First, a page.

To compare the distribution of defensive functions in the two midguts, we examined the expression patterns of important orthologous immune activators, modulators, and effectors between the two mosquitoes (Figure 6C) and found clear similarities. In both species, the IMD-activating PGRPLC receptor as well as the immune-modulating PGRPLB amidase were most strongly expressed in the anterior midguts, the transcription factor cad was most strongly expressed in the posterior midguts, and the orthologs of GAM1 and LYSC7B (respectively the highest expressed AMP and lysozyme in the Ae. aegypti midgut) were most strongly expressed in the proventriculi. This distribution of key genes leads us to hypothesize that the immune regionalization of the An. gambiae midgut is likely similar to that of Ae. aegypti. It should be noted, however, that the short amidase, PGRPS3, a putative negative regulator of the IMD pathway, is robustly expressed in the An. gambiae proventriculus, in striking contrast to its Ae. aegypti counterparts. We further note that, while the amplitude of GAM1 and LYSC7B/LYSC7 investment is comparable in the two species, the An. gambaie proventriculus and anterior midgut transcriptomes contained large quantities of transcripts for cecropins and defensins, rendering their overall AMP investment more than five times higher than the same regions in Ae. aegypti (Figure 6—figure supplement 1B). In both species, the posterior midgut’s investment in AMPs was negligible. Altogether, the expression of digestive (Figure 6B) and defensive genes (Figure 6C) as well as a GOEA (Figure 6—figure supplement 1C) of the An. gambiae midgut regions confirm that the midgut structure-function relationship is well conserved between the two mosquito species. Figure 6D provides a summary of enriched functions and prominently expressed gene families that are shared by the midgut regions of Ae. aegypti and An. gambiae.

A small number of disparately expressed genes differentiate Aedes aegypti and Anopheles gambiae midgut transcriptomes

The conservation of gut functional regionalization may be due either to conserved expression patterns among orthologs across evolutionary distance, or to convergent patterning of non-homologous genes of shared function. To evaluate how well the relative expression of individual orthologous genes has been maintained between Ae. aegypti and An. gambiae midgut regions, we performed a series of correlation analyses using only the 7,430 genes classified by Orthogroups Analysis (Supplementary file 8) as one-to-one orthologs. Scaled expression values for the orthologs were poorly correlated both in whole guts (Figure 7A), and in dissected regions (Figure 7—figure supplement 1A), with R2 values ranging from 0.08 (proventriculus) to 0.56 (posterior midgut). However, the distribution of data points in the correlation graphs suggested that a few highly/disparately expressed genes substantially depressed correlation. To test the effect of these genes on overall correlation, we sequentially censored genes that were strongly and significantly disparately expressed between both species (DESeq2, padj <0.05), rescaled the expression (TPM) of the remaining one-to-one orthologs, and plotted the resulting changes in slope and correlation coefficient (Figure 7B, Figure 7—figure supplement 1B). For the proventriculus, anterior midgut, posterior midgut, and whole gut the censorship of, respectively 4, 10, 20, and 35 1-to-1 orthologous pairs was sufficient to reveal strong correlation between the remaining orthologs, with slopes ranging from 0.78 to 1.1 and R2 values ranging from 0.77 to 0.89 (Figure 7C, Figure 7—figure supplement 1C). From this, we conclude that a ‘species signature’ masking the transcriptional similarity of Ae. aegypti and An. gambiae midguts is the product of a small number of highly/disparately expressed genes.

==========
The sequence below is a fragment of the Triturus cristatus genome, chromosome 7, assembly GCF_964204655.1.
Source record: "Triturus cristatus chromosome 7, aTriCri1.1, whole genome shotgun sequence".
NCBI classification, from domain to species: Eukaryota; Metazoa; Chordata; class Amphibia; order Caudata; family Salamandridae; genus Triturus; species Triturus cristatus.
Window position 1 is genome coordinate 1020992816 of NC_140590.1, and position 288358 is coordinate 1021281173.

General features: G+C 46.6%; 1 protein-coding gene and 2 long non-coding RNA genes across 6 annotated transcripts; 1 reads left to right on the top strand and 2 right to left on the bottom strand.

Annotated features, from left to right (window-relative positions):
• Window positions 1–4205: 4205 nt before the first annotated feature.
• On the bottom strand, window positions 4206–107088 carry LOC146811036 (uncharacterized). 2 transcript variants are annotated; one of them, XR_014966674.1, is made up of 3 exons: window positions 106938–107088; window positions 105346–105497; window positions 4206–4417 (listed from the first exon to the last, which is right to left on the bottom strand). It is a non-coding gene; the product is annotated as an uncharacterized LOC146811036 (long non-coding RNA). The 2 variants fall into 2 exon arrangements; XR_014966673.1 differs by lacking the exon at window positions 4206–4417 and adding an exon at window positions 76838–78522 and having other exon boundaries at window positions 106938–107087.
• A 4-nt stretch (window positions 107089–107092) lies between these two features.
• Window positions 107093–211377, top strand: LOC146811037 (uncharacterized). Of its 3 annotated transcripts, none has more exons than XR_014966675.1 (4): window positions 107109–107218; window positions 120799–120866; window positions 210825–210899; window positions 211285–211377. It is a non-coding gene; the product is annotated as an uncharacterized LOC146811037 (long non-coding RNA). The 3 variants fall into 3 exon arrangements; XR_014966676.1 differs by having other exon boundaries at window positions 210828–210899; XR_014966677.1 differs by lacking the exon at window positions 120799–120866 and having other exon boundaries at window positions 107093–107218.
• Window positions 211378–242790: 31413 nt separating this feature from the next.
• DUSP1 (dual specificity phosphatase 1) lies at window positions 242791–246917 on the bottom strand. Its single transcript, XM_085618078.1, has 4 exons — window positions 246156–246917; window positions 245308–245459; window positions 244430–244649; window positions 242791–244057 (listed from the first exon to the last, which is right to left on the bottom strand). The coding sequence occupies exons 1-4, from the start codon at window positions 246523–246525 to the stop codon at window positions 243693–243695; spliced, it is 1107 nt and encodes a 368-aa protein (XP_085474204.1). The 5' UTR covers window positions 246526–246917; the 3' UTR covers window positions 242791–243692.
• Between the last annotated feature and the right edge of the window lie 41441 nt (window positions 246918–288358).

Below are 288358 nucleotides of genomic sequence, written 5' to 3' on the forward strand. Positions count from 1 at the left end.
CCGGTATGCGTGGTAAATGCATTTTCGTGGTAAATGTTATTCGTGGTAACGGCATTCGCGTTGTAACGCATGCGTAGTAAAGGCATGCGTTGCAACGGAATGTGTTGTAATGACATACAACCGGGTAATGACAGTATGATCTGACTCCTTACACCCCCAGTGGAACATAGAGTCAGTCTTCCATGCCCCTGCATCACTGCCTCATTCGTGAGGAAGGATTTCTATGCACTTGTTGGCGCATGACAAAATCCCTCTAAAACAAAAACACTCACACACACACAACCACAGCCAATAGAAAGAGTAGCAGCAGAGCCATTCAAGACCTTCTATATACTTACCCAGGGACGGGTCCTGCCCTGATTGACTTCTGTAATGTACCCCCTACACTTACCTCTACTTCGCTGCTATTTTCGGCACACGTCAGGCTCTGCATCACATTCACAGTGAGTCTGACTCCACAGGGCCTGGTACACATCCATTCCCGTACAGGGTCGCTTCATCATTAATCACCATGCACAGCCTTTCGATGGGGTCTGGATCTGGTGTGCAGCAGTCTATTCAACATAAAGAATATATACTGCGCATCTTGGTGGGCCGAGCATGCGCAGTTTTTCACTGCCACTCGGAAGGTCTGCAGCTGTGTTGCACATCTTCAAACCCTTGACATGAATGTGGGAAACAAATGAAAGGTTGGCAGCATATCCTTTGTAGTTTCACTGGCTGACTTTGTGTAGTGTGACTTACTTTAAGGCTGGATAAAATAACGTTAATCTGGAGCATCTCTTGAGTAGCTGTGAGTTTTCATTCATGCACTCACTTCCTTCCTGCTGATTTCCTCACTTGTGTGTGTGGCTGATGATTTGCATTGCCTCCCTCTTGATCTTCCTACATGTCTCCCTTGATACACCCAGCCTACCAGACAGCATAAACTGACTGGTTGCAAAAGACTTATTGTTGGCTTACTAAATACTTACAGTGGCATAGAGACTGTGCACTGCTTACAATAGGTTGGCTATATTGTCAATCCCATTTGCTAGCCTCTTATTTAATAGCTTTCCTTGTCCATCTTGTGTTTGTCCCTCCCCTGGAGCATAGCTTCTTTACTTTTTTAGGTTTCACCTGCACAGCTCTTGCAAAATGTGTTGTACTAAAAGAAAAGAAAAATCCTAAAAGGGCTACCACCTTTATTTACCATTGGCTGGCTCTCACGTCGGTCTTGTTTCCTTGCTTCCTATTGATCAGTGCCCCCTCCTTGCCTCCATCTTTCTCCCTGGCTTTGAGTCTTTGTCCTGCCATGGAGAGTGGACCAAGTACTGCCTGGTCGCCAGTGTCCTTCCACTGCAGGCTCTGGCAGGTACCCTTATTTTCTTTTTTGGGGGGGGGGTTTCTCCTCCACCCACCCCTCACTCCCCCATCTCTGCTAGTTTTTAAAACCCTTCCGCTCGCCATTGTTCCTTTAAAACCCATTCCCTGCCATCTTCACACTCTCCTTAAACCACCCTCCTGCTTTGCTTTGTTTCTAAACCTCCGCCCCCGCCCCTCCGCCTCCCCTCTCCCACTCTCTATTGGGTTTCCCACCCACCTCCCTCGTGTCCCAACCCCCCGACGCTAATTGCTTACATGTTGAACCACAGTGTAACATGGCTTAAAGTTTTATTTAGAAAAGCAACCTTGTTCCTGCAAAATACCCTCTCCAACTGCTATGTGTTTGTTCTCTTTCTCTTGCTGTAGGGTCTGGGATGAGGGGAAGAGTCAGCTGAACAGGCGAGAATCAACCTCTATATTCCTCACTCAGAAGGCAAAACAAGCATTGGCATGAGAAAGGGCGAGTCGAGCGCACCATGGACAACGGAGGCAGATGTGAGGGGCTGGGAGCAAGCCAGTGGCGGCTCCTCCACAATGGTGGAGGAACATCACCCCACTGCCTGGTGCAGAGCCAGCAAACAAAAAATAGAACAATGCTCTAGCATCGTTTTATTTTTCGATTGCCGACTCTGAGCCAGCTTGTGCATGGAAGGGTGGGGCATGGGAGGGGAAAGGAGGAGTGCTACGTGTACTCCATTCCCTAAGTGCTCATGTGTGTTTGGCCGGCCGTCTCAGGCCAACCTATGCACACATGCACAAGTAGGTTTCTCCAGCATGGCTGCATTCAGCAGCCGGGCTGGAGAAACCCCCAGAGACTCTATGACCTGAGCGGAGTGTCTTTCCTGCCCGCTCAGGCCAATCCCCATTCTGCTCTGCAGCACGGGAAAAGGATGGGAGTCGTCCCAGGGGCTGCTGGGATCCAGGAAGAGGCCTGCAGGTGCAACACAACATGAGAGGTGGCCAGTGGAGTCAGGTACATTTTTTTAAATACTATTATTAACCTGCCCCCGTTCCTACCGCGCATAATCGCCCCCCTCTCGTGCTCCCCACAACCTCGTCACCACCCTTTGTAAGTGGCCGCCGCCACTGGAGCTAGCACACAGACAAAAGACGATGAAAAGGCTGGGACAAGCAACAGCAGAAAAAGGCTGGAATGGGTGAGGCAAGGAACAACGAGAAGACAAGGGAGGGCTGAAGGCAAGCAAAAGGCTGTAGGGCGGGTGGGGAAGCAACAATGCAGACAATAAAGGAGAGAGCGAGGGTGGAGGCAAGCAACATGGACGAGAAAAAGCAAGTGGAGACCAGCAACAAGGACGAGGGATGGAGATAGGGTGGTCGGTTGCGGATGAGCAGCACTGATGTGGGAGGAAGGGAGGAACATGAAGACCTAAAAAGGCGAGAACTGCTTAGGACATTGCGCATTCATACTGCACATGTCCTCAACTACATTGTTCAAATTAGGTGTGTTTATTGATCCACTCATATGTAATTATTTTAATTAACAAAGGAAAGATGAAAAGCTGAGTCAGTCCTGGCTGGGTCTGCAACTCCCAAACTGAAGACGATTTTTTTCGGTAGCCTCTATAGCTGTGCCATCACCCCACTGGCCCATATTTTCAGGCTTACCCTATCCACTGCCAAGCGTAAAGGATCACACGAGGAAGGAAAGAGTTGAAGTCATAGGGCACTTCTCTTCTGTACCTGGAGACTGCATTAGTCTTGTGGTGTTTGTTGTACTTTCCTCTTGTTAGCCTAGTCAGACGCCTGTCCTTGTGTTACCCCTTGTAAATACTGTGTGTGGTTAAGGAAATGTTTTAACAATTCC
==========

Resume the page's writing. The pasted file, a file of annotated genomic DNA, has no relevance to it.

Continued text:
Figure 7 with 3 supplements see all
A small number of disparately expressed genes constitute a ‘species signature’ differentiating midgut transcriptomes in Aedes aegypti and Anopheles gambiae.